The goal of standards bodies is to ensure a clear, effective and fair standardization process. Organizations like the World Wide Web Consortium (W3C) bring stakeholders together to develop standards based on the consensus of member organizations, staff, and the community at large.
Why do some authors not go through standards bodies to ensure the maintenance and evolution of their de facto standards? There are both good and bad reasons, which range from: wanting to avoid losing control over the standard; desiring a fast, flexible, lightweight process; believing current processes are satisfactory; having ideological differences or distrust in relevant standards bodies, etc.
Access to standards bodies can also be tedious and/or expensive. Most open data innovators are small organizations and startups. Few are willing to invest money and time in such an effort. Open North faces this issue with respect to submitting Open511 to the Open Geospatial Consortium, where high membership fees discourage participation.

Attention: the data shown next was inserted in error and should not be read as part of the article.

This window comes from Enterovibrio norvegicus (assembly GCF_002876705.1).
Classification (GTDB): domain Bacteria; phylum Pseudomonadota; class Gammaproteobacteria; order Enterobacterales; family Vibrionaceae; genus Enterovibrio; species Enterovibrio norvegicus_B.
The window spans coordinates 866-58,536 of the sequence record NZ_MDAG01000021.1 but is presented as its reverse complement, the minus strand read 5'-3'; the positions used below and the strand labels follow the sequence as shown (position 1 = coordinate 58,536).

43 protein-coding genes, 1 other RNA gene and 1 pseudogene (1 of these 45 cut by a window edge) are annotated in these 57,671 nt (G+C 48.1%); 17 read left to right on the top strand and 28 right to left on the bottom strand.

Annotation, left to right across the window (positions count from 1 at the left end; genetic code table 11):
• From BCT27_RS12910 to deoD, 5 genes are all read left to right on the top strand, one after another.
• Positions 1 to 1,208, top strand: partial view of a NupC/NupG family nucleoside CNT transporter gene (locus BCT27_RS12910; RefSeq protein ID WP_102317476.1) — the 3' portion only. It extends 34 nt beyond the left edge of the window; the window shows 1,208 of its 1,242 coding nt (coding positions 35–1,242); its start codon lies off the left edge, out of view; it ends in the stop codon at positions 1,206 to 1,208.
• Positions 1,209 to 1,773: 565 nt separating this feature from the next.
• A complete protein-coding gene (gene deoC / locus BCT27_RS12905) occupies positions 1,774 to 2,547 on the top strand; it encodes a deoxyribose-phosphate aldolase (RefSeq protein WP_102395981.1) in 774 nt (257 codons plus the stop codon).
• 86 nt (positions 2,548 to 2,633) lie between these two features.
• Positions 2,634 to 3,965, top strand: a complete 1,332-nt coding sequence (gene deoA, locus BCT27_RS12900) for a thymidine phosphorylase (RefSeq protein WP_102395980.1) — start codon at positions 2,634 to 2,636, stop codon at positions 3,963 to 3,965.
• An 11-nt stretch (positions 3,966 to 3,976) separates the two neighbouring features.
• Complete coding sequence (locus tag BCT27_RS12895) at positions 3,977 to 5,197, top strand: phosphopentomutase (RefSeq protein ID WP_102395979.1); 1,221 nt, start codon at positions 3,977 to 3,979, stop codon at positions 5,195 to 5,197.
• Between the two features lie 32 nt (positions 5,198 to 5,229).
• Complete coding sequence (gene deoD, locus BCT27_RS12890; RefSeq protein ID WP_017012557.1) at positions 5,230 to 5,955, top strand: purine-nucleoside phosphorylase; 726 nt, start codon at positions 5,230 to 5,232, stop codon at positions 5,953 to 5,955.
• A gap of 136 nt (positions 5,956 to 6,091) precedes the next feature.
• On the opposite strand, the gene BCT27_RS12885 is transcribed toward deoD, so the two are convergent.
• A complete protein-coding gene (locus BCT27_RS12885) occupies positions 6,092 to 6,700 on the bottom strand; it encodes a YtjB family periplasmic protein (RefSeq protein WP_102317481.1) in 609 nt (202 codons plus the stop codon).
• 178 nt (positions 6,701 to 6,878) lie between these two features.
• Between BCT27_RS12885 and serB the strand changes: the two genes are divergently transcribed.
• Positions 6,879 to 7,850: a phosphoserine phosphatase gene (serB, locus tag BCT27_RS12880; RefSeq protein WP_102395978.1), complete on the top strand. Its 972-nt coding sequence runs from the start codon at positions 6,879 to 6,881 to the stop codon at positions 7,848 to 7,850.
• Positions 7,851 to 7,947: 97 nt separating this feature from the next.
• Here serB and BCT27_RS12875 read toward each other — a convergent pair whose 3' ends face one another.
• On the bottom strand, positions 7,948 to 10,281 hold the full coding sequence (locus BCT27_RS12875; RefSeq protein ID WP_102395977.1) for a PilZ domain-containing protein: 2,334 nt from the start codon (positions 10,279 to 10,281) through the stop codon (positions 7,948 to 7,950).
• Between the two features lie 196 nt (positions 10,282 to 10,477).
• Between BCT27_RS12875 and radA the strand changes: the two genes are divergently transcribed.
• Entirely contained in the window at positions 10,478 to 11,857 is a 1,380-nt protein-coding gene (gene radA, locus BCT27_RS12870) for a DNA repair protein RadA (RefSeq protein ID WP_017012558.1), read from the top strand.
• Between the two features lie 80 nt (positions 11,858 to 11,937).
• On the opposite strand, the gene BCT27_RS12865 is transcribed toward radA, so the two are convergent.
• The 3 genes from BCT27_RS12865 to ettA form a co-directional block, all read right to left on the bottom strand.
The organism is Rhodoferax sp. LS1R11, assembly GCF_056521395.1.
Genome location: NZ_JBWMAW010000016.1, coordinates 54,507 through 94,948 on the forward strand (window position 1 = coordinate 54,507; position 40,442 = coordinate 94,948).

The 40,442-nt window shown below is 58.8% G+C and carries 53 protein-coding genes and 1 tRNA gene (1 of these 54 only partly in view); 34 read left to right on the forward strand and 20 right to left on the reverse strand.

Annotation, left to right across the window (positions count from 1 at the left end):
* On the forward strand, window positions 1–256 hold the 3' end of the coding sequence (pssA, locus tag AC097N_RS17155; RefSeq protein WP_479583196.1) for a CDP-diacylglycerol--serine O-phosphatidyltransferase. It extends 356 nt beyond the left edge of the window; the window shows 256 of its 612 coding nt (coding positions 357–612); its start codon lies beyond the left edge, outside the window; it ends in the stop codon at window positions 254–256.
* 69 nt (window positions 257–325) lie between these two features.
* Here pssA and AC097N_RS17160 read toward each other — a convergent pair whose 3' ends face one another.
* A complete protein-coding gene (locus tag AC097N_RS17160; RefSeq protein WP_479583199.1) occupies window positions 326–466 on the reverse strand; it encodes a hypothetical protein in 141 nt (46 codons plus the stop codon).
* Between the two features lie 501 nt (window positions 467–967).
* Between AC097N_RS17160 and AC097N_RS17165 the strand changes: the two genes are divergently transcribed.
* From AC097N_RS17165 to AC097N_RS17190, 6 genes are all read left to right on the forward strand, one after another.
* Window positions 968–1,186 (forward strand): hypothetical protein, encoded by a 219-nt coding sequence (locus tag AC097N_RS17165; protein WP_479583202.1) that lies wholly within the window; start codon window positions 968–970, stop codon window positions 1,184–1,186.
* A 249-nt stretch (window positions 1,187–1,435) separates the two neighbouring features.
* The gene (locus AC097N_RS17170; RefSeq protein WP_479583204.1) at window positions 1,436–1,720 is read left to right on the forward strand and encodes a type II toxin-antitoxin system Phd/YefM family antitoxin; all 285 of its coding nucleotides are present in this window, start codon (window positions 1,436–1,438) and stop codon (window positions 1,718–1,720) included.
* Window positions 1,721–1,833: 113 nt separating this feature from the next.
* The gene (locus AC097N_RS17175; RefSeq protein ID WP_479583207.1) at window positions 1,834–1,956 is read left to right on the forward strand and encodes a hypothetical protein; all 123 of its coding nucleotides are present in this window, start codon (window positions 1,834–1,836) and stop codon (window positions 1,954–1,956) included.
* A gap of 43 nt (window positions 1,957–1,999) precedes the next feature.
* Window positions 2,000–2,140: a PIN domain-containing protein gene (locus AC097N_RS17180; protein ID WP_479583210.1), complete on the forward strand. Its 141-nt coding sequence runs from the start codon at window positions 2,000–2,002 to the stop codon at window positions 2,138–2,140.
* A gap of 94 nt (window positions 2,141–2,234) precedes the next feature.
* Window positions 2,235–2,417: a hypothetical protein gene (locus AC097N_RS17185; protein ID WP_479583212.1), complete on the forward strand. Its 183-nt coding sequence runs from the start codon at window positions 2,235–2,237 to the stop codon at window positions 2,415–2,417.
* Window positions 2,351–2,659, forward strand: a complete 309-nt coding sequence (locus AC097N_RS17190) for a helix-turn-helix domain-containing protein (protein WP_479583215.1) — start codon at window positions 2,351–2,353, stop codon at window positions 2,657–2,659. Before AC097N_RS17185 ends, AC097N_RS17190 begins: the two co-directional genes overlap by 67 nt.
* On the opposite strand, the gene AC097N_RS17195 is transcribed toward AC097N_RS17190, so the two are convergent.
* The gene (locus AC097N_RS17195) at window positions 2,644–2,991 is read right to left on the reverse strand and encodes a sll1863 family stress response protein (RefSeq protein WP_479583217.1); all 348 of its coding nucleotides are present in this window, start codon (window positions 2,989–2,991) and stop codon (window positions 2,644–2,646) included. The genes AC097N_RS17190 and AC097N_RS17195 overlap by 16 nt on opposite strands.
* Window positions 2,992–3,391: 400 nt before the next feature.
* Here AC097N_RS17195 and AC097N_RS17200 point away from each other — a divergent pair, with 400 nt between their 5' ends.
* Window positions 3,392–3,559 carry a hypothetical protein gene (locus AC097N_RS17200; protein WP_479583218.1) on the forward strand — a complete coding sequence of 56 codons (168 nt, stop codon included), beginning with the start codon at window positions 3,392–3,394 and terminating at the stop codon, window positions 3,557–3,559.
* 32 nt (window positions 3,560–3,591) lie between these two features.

Lastly, open data is about open access. Some standards bodies like ISO do not provide free access to their standards. Such bodies are inappropriate for open data standards.
Socrata’s pitch for its new “open data standards” initiative is that it is a no fee, community-driven meritocracy that moves quickly to establish needed standards. It’s a worthwhile project; the problem is that there are already several organizations working together to do the same thing. Why is Socrata launching yet another initiative instead of working with others?
Socrata’s CTO Will Pugh describes how the initiative is different than what exists on the Open Knowledge Foundation (OKF)’s open-government mailing list. OKF Co-Founder Rufus Pollock, however, shares doubts over the need for a new initiative which seems to duplicate existing work by the OKF and W3C among others.